Stay single - AWS SSO on the cli with distributed CodeCommit Repositories



TL;DR with aws-sso-util and awsume sso and codecommmit is easy

AWS - CodeCommit Repository for everyone

I am one of the small but growing numbers of persons who use AWS CodeCommit. It’s fast, it’s easy and it’s free for up to 50G and 5 Users.

So with each small private project, I start:

aws codecommit create-repository --repository-name "privateproject" --region eu-central-1

If you work on multiple projects, having the repository in the very account you are working in have the advantage of having code , infrastructure as code and documentation as code(tm) nearby.

Decoupled CodeCommit Repository per Project

Helper: git-remote-codecommit and awsume

With a MAC OS, you get into trouble using anything which uses keychain and dynamic password. For years this was no fun. Keychain tried to store the temporal credentials as permanent.

But with https://github.com/aws/git-remote-codecommit fun has come back. Install it with

pip install git-remote-codecommit

With git-remote-codecommit installed, you may easily use:

git remote add origin codecommit::eu-central-1://privateproject

But the codecommit uses the current credentials, so if your AWS_SECRET_ACCESS_KEY is of accounta und your repository is in accountb, you have a problem - wrong way!

Right way

The real power of codecommit helper is the possibility to connect the repository with an AWS profile.

So if the local aws profile is “accountb”, you can say:

git remote add origin codecommit::eu-central-1://accountb@privateproject

Using the awesome tool awsume (https://github.com/trek10inc/awsume) you may change the current credentials with

awsume accounta

And git push will work nevertheless, because the codecommit helper chooses the right profile.

The whole story:

mkdir privateproject
cd privateproject
awsume accountb
aws codecommit create-repository --repository-name "privateproject" --region eu-central-1
git init .
echo "hi" >readme.md
git add readme.md
git commit -m "If you can read this, congrats"
git branch main
git checkout main
git remote add origin codecommit::eu-central-1://accountb@privateproject
git push --set-upstream origin main

And you get all code safely stored in AWS:

CodeCommit Repo

This also works fine with assumed role. But it will not work with SSO.

SSO

When you use AWS SSO on the console, you can copy&paste the credentials, but you have no profiles, so

git remote add origin codecommit::eu-central-1://accountb@privateproject

is not an option - so road closed.

Ben helps

aws-sso-util to the rescue. I have worked with sso and the tool (https://github.com/benkehoe/aws-sso-util) now several weeks. It really helps.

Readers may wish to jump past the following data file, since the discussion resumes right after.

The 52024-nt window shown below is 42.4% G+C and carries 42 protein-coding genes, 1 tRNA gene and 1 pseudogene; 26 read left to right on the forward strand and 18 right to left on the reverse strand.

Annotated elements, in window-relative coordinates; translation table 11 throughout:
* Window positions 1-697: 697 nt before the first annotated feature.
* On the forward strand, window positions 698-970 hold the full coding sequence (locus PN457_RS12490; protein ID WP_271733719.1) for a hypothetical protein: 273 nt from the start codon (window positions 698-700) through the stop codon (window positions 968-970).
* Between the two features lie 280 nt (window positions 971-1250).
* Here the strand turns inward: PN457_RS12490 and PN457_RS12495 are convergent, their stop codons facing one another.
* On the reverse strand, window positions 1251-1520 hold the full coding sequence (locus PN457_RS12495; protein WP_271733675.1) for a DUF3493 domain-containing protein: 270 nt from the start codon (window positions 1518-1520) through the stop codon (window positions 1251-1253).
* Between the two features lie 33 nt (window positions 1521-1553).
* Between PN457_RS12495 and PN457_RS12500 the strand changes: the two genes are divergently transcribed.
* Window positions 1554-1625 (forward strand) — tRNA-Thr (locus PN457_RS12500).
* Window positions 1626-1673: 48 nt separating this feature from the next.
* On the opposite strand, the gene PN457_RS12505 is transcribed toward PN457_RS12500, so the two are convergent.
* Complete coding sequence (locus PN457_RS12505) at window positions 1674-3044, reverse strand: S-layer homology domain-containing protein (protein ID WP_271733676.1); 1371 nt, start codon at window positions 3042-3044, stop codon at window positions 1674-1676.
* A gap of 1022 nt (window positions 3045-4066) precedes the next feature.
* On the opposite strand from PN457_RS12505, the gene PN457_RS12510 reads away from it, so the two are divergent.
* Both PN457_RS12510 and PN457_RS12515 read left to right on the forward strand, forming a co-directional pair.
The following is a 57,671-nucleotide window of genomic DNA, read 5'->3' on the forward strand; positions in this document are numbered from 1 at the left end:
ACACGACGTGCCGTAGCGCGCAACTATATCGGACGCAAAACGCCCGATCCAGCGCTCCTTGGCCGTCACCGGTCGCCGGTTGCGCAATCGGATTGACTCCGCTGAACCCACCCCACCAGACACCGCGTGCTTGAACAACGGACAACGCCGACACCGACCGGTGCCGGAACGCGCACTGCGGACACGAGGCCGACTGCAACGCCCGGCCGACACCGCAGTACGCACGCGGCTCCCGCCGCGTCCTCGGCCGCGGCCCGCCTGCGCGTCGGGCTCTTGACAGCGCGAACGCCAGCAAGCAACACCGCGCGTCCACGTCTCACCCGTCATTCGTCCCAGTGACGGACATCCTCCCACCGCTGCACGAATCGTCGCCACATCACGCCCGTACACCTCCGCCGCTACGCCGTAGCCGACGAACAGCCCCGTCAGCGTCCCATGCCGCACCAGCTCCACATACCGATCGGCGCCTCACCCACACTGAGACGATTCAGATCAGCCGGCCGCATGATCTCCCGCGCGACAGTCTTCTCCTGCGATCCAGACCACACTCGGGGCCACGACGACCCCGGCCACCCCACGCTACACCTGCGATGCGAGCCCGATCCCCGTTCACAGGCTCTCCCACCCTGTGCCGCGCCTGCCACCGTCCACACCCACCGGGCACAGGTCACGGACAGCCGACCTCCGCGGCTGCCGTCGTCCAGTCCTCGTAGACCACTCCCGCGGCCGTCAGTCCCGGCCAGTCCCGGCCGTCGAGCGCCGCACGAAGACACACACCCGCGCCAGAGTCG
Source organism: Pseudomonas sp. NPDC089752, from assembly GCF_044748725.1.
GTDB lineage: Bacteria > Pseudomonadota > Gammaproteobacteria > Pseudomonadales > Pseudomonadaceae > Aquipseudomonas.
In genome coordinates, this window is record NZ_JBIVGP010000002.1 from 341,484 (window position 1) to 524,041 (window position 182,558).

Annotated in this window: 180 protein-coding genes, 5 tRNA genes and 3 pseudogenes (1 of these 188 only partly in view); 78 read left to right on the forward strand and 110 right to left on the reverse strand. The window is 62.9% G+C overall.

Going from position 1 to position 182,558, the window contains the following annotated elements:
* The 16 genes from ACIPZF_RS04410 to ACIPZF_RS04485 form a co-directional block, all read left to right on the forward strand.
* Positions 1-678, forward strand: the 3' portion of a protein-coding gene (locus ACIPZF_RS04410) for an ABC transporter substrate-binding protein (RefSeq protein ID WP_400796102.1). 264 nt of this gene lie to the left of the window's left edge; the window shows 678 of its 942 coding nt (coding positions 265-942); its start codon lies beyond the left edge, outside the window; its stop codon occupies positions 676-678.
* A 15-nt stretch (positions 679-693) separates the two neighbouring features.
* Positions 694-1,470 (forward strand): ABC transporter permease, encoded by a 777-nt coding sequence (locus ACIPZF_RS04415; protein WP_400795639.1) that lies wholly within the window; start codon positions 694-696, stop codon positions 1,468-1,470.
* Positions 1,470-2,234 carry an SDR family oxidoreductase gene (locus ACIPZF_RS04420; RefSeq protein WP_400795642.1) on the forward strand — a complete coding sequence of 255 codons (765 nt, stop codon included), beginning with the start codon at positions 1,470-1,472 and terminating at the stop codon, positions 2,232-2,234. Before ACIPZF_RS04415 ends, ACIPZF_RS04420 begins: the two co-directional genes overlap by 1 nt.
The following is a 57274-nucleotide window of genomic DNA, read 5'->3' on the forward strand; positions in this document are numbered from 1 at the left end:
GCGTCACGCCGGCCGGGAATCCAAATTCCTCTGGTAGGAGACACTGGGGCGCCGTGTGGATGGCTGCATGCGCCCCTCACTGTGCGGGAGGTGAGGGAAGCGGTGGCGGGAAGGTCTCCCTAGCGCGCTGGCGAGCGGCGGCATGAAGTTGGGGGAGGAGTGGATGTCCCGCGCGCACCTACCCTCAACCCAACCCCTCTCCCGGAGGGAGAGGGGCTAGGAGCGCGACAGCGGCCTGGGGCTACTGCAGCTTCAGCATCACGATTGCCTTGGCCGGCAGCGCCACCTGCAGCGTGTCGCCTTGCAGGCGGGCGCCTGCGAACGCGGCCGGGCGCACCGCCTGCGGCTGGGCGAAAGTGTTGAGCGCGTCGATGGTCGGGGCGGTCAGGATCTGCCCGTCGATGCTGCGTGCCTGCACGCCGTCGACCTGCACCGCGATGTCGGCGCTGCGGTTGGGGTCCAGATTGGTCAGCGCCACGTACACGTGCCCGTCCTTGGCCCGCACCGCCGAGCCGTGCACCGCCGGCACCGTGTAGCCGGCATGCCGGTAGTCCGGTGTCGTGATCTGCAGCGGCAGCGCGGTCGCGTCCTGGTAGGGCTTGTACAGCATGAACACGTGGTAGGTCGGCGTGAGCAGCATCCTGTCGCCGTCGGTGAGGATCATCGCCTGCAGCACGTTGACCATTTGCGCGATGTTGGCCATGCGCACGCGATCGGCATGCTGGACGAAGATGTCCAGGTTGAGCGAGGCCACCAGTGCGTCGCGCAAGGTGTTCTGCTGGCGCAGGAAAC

After configuring the sso on AWS side aws-sso-util can find all the different sso accounts and fill all needed configuration with:

aws-sso-util configure populate --region eu-central-1

Example for an entry in ~/.aws/config

[profile accountb]
sso_start_url      = https://mcu.awsapps.com/start/
sso_region         = eu-central-1
sso_account_name   = test
sso_account_id     = 911555475555
sso_role_name      = AdministratorAccess
region             = eu-central-1
credential_process = aws-sso-util credential-process --profile accountb
sso_auto_populated = true

Daily Work

With all things configured, you may use the tool from the command line:

  1. Login
aws-sso-util login

This opens the browser, you login once in the sso and your console session is configured.

  1. Switch Account

Now you can switch to the configured accounts in the sso

awsume accountb
  1. Pull/Push to codecommit in other account in the same sso

And with configured aws-sso account in the git settings, you always push to the right repository:

cat .git/config
...
[remote "origin"]
	url = codecommit::eu-central-1://accountb@privateproject
	fetch = +refs/heads/*:refs/remotes/origin/*
[branch "main"]
	remote = origin
	merge = refs/heads/main

Final words

AWS SSO is a safe and powerfull way to handle multiple accounts within an organisation. I have shown you how you may use CLI tools with that approach also.

If you have any comments, please contact me on twitter, stay safe, thanks for reading.

Thanks

To Ben Kehoe for his tool.

Photo by NeONBRAND on Unsplash

Photo by Ben Wicks on Unsplash

Photo by call me hangry 🇫🇷 on Unsplash

Similar Posts You Might Enjoy

CIT - Build CDK Infrastructure Testing - Part 1 - Terratest and the Integrated Integration

TL;DR You don`t need a DSL to do easy integration testing. With CDK available in go, infrastructure test can be programmed with GO packages easily. - by Gernot Glawe

Implementing and deploying Custom Resources using CDK

CDK doesn’t offer every type of resource by default. Custom Resources allow us to overcome this limitation. Anything that can be created within a Lambda function, can be deployed as a Custom Resource, with its lifecycle being managed by CDK/CloudFormation. This blog posts explains how to set this up using the example of an user in a SimpleAD. - by Fabian Brakowski

Working with lists in DynamoDB

DynamoDB supports complex data types like lists. In this post we take a look at different ways to interact with lists. We will use Python to write code that may be used in a data access layer to manipulate items with list attributes. - by Maurice Borgmeier